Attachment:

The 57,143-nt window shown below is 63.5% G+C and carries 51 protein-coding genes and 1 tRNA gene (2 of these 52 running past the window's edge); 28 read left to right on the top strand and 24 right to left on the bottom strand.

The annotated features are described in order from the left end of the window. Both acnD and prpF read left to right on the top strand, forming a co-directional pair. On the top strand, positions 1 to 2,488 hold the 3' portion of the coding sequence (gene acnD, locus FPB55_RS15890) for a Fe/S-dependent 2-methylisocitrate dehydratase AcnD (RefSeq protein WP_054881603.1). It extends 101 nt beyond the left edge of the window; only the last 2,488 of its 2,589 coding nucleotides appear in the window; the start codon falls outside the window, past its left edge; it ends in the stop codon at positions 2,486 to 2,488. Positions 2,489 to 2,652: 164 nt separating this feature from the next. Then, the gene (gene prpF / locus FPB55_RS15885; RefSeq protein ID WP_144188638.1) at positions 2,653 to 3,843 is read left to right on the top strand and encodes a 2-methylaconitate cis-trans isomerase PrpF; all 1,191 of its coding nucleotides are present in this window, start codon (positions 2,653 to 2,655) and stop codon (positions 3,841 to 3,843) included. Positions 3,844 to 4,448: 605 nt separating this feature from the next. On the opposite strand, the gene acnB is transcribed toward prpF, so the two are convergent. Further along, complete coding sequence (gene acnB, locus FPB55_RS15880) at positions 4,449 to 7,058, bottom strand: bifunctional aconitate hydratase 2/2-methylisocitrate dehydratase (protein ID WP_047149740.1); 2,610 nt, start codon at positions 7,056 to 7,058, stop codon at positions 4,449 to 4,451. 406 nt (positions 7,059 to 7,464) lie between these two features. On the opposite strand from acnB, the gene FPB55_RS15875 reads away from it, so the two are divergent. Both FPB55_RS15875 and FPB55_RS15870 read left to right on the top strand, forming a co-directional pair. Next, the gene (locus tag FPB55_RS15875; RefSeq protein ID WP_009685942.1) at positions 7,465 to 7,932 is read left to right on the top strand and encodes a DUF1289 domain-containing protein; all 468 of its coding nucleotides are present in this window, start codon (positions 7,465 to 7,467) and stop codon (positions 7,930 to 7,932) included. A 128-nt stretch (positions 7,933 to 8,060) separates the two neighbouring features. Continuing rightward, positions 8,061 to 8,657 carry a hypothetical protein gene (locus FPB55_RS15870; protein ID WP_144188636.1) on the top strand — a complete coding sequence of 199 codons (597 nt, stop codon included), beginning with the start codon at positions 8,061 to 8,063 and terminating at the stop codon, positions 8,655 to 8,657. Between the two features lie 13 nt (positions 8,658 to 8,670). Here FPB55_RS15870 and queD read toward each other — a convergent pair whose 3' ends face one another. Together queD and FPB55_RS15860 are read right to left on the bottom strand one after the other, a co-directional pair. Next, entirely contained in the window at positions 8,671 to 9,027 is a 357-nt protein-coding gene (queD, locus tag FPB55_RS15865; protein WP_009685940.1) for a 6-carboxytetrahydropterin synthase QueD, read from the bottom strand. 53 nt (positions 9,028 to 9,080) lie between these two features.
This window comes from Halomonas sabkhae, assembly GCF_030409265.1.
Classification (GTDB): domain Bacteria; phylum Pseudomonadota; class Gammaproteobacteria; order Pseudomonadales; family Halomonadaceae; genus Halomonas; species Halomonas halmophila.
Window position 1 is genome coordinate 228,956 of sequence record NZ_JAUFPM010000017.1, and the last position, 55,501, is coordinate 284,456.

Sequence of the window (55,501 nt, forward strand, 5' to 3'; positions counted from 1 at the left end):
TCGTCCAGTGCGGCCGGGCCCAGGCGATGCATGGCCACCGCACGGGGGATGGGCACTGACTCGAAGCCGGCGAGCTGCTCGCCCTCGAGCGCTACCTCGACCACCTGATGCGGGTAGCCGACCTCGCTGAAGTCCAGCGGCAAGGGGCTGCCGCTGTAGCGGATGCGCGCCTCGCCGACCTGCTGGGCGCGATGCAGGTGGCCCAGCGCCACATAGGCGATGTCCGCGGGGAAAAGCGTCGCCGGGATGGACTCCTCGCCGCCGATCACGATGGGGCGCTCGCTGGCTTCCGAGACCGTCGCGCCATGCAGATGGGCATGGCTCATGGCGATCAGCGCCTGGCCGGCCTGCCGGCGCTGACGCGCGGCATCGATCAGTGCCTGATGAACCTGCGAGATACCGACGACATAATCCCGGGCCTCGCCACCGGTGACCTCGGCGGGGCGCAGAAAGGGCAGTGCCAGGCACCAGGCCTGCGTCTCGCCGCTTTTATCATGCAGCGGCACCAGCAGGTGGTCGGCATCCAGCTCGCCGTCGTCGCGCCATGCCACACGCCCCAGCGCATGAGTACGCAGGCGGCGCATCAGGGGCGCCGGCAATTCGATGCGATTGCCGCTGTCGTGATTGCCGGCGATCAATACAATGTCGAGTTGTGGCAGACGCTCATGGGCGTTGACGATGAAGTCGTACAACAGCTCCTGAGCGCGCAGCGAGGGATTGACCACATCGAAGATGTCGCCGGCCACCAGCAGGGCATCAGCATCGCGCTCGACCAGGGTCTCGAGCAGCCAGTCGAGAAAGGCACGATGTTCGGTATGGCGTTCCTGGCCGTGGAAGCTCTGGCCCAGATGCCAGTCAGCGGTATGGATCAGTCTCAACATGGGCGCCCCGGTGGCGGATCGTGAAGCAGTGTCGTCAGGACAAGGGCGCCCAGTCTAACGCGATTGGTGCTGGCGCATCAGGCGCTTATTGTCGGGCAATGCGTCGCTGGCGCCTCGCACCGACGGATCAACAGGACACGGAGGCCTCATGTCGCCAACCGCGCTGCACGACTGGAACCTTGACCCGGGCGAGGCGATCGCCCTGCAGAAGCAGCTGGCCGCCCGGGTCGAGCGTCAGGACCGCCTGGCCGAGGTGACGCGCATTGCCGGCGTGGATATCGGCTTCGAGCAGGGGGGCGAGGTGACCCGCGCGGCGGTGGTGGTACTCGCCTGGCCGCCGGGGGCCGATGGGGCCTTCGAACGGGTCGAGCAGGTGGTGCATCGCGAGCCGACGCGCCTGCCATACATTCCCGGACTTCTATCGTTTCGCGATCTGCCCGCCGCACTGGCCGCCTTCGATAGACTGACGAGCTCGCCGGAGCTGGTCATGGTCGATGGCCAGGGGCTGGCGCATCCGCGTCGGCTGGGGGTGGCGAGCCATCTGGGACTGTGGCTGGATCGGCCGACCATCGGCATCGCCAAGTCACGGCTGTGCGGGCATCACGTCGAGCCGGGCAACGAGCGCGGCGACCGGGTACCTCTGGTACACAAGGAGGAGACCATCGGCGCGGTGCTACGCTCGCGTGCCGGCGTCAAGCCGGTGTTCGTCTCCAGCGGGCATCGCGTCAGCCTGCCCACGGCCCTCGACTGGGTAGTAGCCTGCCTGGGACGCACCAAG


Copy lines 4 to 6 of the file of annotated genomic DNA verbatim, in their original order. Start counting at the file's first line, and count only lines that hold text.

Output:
Classification (GTDB): domain Bacteria; phylum Pseudomonadota; class Gammaproteobacteria; order Pseudomonadales; family Halomonadaceae; genus Halomonas; species Halomonas halmophila.
Window position 1 is genome coordinate 228,956 of sequence record NZ_JAUFPM010000017.1, and the last position, 55,501, is coordinate 284,456.

Sequence of the window (55,501 nt, forward strand, 5' to 3'; positions counted from 1 at the left end):